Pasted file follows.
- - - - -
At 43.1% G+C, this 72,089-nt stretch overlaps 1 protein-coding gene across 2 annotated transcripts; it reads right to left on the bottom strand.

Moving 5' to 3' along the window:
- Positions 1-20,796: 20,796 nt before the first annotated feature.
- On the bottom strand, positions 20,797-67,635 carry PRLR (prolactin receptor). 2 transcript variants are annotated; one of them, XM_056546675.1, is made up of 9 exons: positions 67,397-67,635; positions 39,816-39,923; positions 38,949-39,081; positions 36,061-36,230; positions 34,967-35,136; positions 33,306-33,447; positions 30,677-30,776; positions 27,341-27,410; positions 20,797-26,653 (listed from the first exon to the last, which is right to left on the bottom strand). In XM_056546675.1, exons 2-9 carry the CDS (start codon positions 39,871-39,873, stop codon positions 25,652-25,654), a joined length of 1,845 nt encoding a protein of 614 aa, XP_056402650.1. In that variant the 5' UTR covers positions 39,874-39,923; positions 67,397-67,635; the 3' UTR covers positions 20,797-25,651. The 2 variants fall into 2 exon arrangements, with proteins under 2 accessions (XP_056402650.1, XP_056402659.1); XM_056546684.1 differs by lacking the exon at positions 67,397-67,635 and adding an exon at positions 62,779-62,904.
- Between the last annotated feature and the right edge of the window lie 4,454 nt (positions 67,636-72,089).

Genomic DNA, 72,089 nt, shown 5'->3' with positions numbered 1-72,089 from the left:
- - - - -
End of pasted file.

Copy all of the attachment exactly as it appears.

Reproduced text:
At 43.1% G+C, this 72,089-nt stretch overlaps 1 protein-coding gene across 2 annotated transcripts; it reads right to left on the bottom strand.

Moving 5' to 3' along the window:
- Positions 1-20,796: 20,796 nt before the first annotated feature.
- On the bottom strand, positions 20,797-67,635 carry PRLR (prolactin receptor). 2 transcript variants are annotated; one of them, XM_056546675.1, is made up of 9 exons: positions 67,397-67,635; positions 39,816-39,923; positions 38,949-39,081; positions 36,061-36,230; positions 34,967-35,136; positions 33,306-33,447; positions 30,677-30,776; positions 27,341-27,410; positions 20,797-26,653 (listed from the first exon to the last, which is right to left on the bottom strand). In XM_056546675.1, exons 2-9 carry the CDS (start codon positions 39,871-39,873, stop codon positions 25,652-25,654), a joined length of 1,845 nt encoding a protein of 614 aa, XP_056402650.1. In that variant the 5' UTR covers positions 39,874-39,923; positions 67,397-67,635; the 3' UTR covers positions 20,797-25,651. The 2 variants fall into 2 exon arrangements, with proteins under 2 accessions (XP_056402650.1, XP_056402659.1); XM_056546684.1 differs by lacking the exon at positions 67,397-67,635 and adding an exon at positions 62,779-62,904.
- Between the last annotated feature and the right edge of the window lie 4,454 nt (positions 67,636-72,089).

Genomic DNA, 72,089 nt, shown 5'->3' with positions numbered 1-72,089 from the left: